Chapter X, “Semantic Composition of Web Portal Components”, by Jens H. Weber-Jahnke, Yury Bychkov, David Dahlem, and Luay Kawasme, University of Victoria, Canada, targets the health care domain, and proposes a novel approach to enabling end-user development of Web portals. Web portals have recently gained importance in information rich and agile domains such as health care. As the size and complexity of portal-based content delivery applications increases, current component-based technologies are no longer suitable because of their significant cognitive overload for end-user developers in terms of type checking, debugging, and complex metaphors. The core innovation reported in the chapter is the use of the semantic-based composition model, achieving integration of ontologies and component-based technology to simplify end-user development in this particular context. The proposed approach is implemented in a tool and evaluated using an application scenario.

Chapter XI, “Privacy Statements as a Means of Uncertainty Reduction in WWW Interactions”, by Irene Pollach, Vienna University of Economics and Business Administration, Austria, analyzes the content of 50 privacy policies from well-known commercial Web sites with a view to identifying starting points for improving the quality of online privacy policies. The study shows that privacy policies often omit essential information and fail to communicate data handling practices in a transparent manner. The results also call for less verbose texts and alternatives to the current narrative presentation format.

Chapter XII, “Examining User Perception of Third-Party Organization Credibility and Trust in an E-Retailer”, is by Robin L. Wakefield, Hankamer School of Business, Baylor University, USA, and Dwayne Whitten, Mays School of Business, Texas A&M University, USA. Despite the fact that over half of U.S. residents are now online, Internet users hesitate to enter into transactions with e-retailers in the absence of certain assurances. The authors extend the research in online trust to include the effect of third-party organization (TPO) credibility on both Internet users’ perceptions of assurance structures and purchase risk. Findings indicate that TPO credibility is positively related to the value that Internet users assign to assurance structures and negatively related to perceptions of purchase risk. These findings have important implications for the design of Web sites, the selection of assurance providers and services, and the reputation of both e-retailers and providers.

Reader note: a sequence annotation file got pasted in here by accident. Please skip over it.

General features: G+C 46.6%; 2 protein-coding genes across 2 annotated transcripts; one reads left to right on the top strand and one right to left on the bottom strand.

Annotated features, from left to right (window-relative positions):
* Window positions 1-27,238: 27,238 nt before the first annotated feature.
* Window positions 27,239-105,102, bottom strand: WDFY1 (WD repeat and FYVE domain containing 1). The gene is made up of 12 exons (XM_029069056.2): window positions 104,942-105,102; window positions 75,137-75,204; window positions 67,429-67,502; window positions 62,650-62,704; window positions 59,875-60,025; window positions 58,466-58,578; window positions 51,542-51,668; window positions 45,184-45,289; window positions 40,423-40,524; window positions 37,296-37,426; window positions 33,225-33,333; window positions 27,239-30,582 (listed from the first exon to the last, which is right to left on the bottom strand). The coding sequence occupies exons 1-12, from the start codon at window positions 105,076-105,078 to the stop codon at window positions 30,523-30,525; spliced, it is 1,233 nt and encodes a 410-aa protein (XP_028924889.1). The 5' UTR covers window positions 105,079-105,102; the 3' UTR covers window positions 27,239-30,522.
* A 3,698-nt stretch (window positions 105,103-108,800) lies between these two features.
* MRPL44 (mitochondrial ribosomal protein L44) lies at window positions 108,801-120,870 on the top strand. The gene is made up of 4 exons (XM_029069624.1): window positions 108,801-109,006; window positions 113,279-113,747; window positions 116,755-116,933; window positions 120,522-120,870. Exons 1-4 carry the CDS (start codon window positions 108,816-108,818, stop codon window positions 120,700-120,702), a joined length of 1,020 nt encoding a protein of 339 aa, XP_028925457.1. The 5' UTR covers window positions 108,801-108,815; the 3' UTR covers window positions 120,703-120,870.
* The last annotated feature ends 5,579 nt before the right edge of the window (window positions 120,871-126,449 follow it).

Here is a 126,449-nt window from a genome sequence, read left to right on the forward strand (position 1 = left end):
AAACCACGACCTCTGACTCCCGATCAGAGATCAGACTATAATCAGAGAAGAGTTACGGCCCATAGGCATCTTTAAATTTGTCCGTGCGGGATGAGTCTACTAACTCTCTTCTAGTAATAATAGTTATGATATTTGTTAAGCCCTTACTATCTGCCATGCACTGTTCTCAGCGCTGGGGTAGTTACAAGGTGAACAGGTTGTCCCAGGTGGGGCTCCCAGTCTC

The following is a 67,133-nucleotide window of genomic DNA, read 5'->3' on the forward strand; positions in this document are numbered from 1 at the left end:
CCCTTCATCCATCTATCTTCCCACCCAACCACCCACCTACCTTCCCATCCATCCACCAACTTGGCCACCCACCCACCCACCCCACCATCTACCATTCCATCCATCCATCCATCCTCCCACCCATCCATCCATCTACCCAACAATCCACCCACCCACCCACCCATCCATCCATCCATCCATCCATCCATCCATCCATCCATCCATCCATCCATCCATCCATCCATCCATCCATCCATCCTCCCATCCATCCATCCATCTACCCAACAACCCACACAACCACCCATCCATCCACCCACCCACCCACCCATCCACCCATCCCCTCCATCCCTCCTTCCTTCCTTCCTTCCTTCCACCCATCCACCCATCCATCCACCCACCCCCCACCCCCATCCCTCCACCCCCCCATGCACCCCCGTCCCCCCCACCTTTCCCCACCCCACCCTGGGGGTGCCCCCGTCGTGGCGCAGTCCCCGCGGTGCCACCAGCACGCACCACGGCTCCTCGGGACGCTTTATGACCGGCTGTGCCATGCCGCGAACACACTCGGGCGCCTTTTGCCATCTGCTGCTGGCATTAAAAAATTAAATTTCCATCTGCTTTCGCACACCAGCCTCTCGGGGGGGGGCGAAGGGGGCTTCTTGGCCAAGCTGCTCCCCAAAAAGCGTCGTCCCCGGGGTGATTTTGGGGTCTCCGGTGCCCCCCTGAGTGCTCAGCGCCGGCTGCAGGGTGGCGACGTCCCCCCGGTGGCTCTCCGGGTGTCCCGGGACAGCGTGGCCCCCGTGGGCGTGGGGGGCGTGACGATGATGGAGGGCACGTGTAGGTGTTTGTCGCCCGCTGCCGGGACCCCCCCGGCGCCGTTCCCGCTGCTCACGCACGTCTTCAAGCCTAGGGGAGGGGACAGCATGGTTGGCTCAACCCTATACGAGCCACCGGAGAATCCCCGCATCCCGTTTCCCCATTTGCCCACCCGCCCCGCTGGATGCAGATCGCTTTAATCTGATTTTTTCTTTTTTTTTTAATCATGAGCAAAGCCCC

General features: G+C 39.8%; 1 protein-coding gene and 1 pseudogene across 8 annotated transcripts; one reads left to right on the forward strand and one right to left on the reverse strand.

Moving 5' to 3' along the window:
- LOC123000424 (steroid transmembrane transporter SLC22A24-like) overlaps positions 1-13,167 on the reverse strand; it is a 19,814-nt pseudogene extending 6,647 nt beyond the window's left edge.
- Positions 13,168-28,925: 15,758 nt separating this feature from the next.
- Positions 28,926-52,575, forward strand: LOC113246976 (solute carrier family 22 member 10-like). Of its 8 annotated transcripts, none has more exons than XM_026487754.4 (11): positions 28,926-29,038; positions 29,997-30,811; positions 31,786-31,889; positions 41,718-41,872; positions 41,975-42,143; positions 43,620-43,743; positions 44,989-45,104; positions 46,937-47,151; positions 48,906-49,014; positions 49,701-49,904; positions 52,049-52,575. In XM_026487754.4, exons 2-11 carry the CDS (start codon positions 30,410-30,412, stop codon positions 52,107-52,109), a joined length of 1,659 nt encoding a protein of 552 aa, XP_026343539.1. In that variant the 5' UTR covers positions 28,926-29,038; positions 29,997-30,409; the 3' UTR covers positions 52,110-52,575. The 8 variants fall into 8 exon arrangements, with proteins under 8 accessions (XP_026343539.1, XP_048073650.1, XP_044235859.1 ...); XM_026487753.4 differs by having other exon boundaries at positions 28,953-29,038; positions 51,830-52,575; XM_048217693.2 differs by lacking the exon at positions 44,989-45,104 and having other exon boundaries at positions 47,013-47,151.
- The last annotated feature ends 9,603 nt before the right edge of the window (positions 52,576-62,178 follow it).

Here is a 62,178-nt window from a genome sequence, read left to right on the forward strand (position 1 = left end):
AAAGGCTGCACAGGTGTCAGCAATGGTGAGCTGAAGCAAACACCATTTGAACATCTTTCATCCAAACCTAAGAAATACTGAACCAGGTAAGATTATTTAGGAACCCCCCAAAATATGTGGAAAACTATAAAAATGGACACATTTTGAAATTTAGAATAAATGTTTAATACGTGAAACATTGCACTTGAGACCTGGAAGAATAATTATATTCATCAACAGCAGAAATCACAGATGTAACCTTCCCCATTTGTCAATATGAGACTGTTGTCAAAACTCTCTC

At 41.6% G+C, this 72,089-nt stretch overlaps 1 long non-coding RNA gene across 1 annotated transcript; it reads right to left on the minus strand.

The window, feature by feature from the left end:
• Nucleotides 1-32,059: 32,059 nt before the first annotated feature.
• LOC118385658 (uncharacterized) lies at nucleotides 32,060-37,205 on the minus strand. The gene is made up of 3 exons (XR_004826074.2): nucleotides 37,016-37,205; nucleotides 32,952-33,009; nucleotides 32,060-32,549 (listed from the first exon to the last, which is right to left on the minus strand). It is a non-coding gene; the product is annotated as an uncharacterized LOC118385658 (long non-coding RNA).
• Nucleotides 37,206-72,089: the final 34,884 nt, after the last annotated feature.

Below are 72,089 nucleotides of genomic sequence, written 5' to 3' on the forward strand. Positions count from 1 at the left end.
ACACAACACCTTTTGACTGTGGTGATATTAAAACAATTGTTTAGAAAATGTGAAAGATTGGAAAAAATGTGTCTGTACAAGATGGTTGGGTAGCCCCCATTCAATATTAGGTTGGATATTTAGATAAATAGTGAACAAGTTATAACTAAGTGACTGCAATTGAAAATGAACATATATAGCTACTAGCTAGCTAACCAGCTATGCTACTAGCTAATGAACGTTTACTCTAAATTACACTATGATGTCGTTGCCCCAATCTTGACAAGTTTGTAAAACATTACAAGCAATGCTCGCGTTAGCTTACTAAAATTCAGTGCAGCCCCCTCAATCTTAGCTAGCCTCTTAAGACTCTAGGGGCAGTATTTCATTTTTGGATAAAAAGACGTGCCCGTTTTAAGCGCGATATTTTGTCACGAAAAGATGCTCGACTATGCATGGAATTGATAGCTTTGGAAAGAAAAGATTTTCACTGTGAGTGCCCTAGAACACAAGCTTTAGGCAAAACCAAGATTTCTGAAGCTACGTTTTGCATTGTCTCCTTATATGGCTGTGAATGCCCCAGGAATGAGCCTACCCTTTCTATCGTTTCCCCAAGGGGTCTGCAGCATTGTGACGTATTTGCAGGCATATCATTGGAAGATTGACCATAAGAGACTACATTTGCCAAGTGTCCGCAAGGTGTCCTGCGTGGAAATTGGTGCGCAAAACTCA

Chapter XIII, “Supporting Distributed Groups with Group Support Systems: A Study of the Effect of Group Leaders and Communication Modes on Group Performance”, is by Youngjin Kim, Fordham University, USA. In this study, the presence of a group leader is found to make a significant difference in objective decision quality and satisfaction with the decision process. At the same time, perceived decision quality and consensus are not significantly different in groups with a leader and those without one. A content analysis of comments by group leaders shows that group leaders are effective when making comments on clear group objectives and interaction structure in the early stages of group interaction. In the later stages, however, it becomes more important for group leaders to offer comments encouraging interaction and maintaining group cohesion.

Chapter XIV, “Evaluating Group Differences in Gender During the Formation of Relationship Quality and Loyalty in ISP Service”, by Chieh-Peng Ling, Vanung University, Taiwan, and Cherng G. Ding, National Chiao Tung University, Taiwan, examines the moderating role of gender during the formation of relationship quality and loyalty in the context of IT service. In the proposed model, expertise, relational selling behavior, perceived network quality, and service recovery indirectly influence a customer’s loyalty through mediation of relationship quality. Test results indicate that the influences of perceived network quality on relationship quality and of relationship quality on loyalty are stronger for males than females, while relational selling behavior influences relationship quality more for females than for males.